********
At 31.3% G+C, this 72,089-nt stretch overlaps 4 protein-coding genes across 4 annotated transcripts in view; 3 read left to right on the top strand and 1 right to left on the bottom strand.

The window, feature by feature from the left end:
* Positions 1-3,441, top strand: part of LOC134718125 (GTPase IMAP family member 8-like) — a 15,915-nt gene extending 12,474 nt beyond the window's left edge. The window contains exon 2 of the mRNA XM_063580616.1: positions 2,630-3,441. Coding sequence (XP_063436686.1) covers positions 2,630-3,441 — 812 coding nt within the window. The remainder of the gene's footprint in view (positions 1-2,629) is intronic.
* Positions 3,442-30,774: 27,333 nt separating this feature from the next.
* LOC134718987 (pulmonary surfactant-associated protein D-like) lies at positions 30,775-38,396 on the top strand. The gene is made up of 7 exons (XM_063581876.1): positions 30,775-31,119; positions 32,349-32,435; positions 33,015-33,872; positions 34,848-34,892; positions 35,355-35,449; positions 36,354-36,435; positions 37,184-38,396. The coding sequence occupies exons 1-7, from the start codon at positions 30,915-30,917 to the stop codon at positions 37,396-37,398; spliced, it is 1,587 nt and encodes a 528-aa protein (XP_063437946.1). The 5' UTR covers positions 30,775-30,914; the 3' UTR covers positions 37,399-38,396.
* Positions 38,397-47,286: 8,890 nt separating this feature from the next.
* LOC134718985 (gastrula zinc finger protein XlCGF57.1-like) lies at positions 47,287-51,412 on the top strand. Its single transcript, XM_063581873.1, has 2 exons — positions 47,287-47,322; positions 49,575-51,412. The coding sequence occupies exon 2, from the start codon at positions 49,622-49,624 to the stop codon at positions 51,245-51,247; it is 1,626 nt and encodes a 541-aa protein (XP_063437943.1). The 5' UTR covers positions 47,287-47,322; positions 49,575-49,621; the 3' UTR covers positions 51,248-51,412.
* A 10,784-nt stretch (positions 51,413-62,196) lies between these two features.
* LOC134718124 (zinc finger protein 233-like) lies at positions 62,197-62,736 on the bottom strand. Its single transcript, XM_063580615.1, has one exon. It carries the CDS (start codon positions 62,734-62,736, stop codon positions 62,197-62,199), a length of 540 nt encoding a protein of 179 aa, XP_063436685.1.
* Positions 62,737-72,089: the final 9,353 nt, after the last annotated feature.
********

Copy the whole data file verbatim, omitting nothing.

At 31.3% G+C, this 72,089-nt stretch overlaps 4 protein-coding genes across 4 annotated transcripts in view; 3 read left to right on the top strand and 1 right to left on the bottom strand.

The window, feature by feature from the left end:
* Positions 1-3,441, top strand: part of LOC134718125 (GTPase IMAP family member 8-like) — a 15,915-nt gene extending 12,474 nt beyond the window's left edge. The window contains exon 2 of the mRNA XM_063580616.1: positions 2,630-3,441. Coding sequence (XP_063436686.1) covers positions 2,630-3,441 — 812 coding nt within the window. The remainder of the gene's footprint in view (positions 1-2,629) is intronic.
* Positions 3,442-30,774: 27,333 nt separating this feature from the next.
* LOC134718987 (pulmonary surfactant-associated protein D-like) lies at positions 30,775-38,396 on the top strand. The gene is made up of 7 exons (XM_063581876.1): positions 30,775-31,119; positions 32,349-32,435; positions 33,015-33,872; positions 34,848-34,892; positions 35,355-35,449; positions 36,354-36,435; positions 37,184-38,396. The coding sequence occupies exons 1-7, from the start codon at positions 30,915-30,917 to the stop codon at positions 37,396-37,398; spliced, it is 1,587 nt and encodes a 528-aa protein (XP_063437946.1). The 5' UTR covers positions 30,775-30,914; the 3' UTR covers positions 37,399-38,396.
* Positions 38,397-47,286: 8,890 nt separating this feature from the next.
* LOC134718985 (gastrula zinc finger protein XlCGF57.1-like) lies at positions 47,287-51,412 on the top strand. Its single transcript, XM_063581873.1, has 2 exons — positions 47,287-47,322; positions 49,575-51,412. The coding sequence occupies exon 2, from the start codon at positions 49,622-49,624 to the stop codon at positions 51,245-51,247; it is 1,626 nt and encodes a 541-aa protein (XP_063437943.1). The 5' UTR covers positions 47,287-47,322; positions 49,575-49,621; the 3' UTR covers positions 51,248-51,412.
* A 10,784-nt stretch (positions 51,413-62,196) lies between these two features.
* LOC134718124 (zinc finger protein 233-like) lies at positions 62,197-62,736 on the bottom strand. Its single transcript, XM_063580615.1, has one exon. It carries the CDS (start codon positions 62,734-62,736, stop codon positions 62,197-62,199), a length of 540 nt encoding a protein of 179 aa, XP_063436685.1.
* Positions 62,737-72,089: the final 9,353 nt, after the last annotated feature.